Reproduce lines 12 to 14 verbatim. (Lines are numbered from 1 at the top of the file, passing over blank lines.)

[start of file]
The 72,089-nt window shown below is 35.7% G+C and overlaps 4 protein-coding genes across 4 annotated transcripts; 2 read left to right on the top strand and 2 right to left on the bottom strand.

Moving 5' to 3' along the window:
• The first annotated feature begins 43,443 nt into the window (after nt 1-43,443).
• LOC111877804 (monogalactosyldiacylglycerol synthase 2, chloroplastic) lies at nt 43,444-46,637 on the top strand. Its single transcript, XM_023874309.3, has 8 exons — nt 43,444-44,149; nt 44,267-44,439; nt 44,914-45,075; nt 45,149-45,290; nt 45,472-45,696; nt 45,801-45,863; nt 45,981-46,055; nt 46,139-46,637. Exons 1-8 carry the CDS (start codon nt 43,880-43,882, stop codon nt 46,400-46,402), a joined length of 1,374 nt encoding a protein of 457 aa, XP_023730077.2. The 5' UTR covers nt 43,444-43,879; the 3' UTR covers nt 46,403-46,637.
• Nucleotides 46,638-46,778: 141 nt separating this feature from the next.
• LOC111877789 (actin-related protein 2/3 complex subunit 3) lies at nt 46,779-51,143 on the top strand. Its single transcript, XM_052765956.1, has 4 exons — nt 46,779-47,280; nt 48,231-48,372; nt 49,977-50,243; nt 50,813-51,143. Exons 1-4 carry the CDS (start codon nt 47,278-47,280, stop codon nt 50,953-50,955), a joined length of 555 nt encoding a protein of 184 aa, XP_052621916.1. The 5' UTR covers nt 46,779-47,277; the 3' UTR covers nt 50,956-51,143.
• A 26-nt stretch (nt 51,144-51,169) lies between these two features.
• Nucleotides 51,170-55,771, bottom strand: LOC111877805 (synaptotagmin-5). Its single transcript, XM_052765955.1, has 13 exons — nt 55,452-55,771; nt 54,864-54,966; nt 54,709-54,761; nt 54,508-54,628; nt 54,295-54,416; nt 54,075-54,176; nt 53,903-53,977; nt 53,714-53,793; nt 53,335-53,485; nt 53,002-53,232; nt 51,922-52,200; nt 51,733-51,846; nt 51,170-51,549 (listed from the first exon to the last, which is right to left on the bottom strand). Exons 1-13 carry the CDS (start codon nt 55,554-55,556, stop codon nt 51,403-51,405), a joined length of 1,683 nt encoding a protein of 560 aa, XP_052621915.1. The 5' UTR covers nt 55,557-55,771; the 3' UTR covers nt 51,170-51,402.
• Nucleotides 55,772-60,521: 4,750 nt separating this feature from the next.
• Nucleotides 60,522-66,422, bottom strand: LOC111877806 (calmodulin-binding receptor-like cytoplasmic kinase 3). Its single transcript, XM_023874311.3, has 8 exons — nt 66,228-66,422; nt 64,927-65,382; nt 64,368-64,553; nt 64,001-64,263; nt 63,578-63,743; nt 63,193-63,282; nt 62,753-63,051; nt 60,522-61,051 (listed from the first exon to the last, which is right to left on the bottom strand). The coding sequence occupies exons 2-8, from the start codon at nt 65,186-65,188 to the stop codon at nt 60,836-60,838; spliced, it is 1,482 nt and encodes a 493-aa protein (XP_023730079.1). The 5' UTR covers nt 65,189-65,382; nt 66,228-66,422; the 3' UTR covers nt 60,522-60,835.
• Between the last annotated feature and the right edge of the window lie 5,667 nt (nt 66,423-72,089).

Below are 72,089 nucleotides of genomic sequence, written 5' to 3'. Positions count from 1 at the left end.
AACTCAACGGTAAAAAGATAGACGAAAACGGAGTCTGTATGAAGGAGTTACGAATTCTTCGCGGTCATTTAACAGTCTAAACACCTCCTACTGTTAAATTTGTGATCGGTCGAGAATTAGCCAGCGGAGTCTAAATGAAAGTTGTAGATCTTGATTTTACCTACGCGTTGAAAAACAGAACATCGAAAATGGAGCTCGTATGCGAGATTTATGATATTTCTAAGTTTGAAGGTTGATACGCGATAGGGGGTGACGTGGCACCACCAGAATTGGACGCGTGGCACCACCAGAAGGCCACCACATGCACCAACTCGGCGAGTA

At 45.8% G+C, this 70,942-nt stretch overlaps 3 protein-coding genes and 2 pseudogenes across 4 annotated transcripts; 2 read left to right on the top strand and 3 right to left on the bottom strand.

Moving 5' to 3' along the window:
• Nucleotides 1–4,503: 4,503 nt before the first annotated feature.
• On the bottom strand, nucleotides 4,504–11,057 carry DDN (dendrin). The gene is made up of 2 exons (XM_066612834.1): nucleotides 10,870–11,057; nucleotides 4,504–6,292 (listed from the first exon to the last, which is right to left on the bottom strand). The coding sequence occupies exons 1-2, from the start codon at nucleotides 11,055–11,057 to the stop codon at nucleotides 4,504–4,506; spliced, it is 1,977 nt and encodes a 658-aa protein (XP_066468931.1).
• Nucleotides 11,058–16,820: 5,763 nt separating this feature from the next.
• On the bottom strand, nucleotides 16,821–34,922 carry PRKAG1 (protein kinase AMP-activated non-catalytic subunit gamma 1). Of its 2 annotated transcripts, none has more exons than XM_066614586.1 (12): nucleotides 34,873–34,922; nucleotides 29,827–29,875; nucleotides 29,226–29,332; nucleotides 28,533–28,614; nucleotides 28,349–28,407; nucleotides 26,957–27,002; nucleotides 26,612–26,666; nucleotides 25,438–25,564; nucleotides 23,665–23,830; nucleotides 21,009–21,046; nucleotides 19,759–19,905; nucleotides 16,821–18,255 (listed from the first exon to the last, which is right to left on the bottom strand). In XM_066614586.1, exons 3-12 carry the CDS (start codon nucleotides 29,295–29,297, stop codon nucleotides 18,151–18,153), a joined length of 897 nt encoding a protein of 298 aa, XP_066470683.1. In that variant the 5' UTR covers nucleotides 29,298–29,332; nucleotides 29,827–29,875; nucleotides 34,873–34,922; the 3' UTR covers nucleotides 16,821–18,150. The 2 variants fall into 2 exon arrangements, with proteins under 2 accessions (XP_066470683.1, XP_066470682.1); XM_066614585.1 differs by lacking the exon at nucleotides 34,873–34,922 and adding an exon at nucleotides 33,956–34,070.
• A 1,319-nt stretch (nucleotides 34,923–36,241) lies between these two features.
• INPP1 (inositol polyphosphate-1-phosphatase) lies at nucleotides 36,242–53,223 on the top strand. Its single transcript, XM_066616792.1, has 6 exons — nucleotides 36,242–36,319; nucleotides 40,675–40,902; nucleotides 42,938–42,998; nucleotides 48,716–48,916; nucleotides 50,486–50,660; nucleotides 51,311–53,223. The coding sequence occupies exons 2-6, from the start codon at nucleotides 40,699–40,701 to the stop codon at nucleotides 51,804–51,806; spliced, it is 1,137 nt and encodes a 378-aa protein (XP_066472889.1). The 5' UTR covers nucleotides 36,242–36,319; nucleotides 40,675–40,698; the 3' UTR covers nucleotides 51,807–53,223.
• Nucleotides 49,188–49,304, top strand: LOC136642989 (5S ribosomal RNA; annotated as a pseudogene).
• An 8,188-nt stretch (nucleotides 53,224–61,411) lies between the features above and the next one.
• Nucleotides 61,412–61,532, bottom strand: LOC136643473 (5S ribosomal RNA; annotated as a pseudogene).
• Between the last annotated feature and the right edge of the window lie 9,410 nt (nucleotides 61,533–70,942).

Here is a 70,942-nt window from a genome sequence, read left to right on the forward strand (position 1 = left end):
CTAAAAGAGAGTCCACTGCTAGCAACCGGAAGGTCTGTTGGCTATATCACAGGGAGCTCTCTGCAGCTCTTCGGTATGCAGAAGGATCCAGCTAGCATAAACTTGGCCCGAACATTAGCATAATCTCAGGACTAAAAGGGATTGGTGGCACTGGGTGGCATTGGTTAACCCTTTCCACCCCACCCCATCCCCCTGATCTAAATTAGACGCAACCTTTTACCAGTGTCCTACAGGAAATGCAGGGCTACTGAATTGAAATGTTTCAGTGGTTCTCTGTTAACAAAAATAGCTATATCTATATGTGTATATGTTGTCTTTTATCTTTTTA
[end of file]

Below are 72,089 nucleotides of genomic sequence, written 5' to 3'. Positions count from 1 at the left end.
AACTCAACGGTAAAAAGATAGACGAAAACGGAGTCTGTATGAAGGAGTTACGAATTCTTCGCGGTCATTTAACAGTCTAAACACCTCCTACTGTTAAATTTGTGATCGGTCGAGAATTAGCCAGCGGAGTCTAAATGAAAGTTGTAGATCTTGATTTTACCTACGCGTTGAAAAACAGAACATCGAAAATGGAGCTCGTATGCGAGATTTATGATATTTCTAAGTTTGAAGGTTGATACGCGATAGGGGGTGACGTGGCACCACCAGAATTGGACGCGTGGCACCACCAGAAGGCCACCACATGCACCAACTCGGCGAGTA

At 45.8% G+C, this 70,942-nt stretch overlaps 3 protein-coding genes and 2 pseudogenes across 4 annotated transcripts; 2 read left to right on the top strand and 3 right to left on the bottom strand.